Visuals' beauty spoilt by beastly dubbing
BEAUTY AND THE BEAST (PG)
Fantasy/114 minutes/Opens today
Belle's father plucks a rose from an enchanted castle for her. Because of that theft, he is forced to return to the fortress. Belle (Lea Seydoux) goes in his place instead and finds the scary Beast (Vincent Cassel) lurking in the shadows. Whenever she falls asleep, she slips into the past and learns of the tale behind the enchantment.
THINK Beauty And The Beast is just some harmless fairy tale?
Some have seen it as an example of a problematic portrayal of domestic violence. The Beast is a savage male captor who demands submission from a powerless female, who eventually succumbs. And, once cast in that light, it is hard to see it otherwise.
At least in this version, Seydoux brings a fearlessness to the role that prevents Belle from completely being a victim. The actress was last seen in this year's award-winning Blue Is The Warmest Color.
Leaving the subtext aside, the movie has one major problem. The film is dubbed in English, but it is so clearly out of sync with the French mouth movements that it is distracting. It makes the film feel stilted and jerky in its rhythm.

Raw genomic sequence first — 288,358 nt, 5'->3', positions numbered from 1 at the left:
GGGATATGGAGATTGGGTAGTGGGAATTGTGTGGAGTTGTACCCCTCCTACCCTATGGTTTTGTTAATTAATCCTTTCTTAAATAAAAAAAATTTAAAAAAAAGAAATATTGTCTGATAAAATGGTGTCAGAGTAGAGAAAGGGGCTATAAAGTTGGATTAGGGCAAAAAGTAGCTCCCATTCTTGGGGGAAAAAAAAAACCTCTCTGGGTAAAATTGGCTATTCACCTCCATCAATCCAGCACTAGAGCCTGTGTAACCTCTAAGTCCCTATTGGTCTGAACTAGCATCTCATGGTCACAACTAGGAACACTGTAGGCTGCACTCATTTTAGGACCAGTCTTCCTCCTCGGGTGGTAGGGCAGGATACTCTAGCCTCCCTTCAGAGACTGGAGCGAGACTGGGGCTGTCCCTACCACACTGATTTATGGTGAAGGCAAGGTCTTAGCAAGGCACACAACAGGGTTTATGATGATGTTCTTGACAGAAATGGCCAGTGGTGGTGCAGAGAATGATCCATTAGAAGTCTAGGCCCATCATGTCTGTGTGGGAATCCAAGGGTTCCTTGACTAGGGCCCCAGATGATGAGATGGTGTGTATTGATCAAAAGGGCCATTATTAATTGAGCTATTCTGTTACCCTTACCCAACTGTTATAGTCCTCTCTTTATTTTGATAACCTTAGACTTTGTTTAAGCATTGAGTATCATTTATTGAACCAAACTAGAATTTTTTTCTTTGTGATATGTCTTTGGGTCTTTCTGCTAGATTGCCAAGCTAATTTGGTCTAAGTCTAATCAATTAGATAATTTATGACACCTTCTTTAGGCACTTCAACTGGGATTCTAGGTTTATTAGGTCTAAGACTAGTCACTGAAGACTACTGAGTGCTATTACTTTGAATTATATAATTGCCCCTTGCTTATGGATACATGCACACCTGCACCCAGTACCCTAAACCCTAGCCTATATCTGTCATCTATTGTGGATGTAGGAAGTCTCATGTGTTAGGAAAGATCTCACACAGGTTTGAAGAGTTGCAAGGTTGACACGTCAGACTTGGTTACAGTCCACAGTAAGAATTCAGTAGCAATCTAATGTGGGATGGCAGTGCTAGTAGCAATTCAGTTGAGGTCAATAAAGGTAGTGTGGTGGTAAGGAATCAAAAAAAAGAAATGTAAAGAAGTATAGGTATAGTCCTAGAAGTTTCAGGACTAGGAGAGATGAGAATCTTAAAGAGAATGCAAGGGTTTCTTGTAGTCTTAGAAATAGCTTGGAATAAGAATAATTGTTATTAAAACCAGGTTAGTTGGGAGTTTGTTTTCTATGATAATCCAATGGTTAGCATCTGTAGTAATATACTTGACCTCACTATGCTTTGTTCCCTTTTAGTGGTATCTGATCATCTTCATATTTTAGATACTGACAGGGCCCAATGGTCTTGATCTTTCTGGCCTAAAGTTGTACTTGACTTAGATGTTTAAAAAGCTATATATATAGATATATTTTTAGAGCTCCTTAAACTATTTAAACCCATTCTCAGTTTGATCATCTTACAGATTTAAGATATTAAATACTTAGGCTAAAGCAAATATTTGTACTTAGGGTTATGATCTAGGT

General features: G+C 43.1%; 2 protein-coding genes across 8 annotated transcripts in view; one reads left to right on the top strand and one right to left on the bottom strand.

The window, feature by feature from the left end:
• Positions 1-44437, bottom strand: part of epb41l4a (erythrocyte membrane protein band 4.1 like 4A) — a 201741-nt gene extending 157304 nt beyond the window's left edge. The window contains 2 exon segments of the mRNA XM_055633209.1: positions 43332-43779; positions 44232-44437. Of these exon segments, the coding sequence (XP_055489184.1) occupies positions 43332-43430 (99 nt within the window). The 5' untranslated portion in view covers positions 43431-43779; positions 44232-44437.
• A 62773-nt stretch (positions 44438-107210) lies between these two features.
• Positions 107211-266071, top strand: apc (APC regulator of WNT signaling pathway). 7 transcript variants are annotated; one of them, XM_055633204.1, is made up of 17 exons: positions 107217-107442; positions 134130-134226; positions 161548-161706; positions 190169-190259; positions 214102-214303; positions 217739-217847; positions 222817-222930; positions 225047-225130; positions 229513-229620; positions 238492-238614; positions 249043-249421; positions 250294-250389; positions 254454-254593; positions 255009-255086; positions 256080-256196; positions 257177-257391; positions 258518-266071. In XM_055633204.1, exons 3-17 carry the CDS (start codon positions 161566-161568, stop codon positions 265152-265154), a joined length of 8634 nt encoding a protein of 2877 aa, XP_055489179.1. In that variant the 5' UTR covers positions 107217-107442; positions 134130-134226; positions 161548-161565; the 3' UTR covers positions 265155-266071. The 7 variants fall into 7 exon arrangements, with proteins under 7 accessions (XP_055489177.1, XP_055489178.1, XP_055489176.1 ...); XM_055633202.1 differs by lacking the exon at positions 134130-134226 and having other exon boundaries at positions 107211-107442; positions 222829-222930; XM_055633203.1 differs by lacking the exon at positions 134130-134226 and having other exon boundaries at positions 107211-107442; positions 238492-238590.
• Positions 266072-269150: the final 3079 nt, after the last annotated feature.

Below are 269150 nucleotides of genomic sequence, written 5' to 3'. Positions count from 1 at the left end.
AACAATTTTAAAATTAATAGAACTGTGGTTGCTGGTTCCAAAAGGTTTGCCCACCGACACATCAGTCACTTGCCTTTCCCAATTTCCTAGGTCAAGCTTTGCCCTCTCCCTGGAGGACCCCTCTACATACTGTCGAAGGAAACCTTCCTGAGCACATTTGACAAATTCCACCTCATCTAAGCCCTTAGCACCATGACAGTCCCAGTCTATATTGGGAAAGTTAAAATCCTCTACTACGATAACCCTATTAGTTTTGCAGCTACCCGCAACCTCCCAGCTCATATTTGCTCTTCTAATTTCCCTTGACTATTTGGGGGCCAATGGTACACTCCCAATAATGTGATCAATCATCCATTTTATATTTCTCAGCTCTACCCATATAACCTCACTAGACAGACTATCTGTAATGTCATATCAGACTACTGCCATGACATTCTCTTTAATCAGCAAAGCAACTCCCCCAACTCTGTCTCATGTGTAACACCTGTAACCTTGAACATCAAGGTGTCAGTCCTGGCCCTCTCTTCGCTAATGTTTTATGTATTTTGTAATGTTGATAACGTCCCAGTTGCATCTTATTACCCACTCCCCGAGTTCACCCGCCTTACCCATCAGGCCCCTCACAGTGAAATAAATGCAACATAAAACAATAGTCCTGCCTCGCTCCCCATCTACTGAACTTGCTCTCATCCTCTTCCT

What the dubbing cannot ruin, though, are the gorgeous visuals.
From the forbidding castle overgrown with thick roots and lush blooms, to Belle in a blood-red dress in a wintry white snowscape, the scenes are handsomely art-directed. The use of rich colours adds to the sense of fantasy, that this is a storybook come to glorious life.
The alabaster-skinned Seydoux is as pretty as a picture, a stark contrast to the leonine-faced Beast with his sharp claws. There is not very much for Cassel (Black Swan, 2010) to do, though, as the arrogant prince in the flashbacks.
The inclusion of enchanted dogs with oversized eyes and ears strikes an off-note, as though director Christophe Gans (Brotherhood Of The Wolf, 2001) was taking a page from the Disney book of cute.
It all culminates in a finale with some spectacular action and a, well, fairy-tale ending.
If only the beautiful visuals were not marred by the beastly dubbing.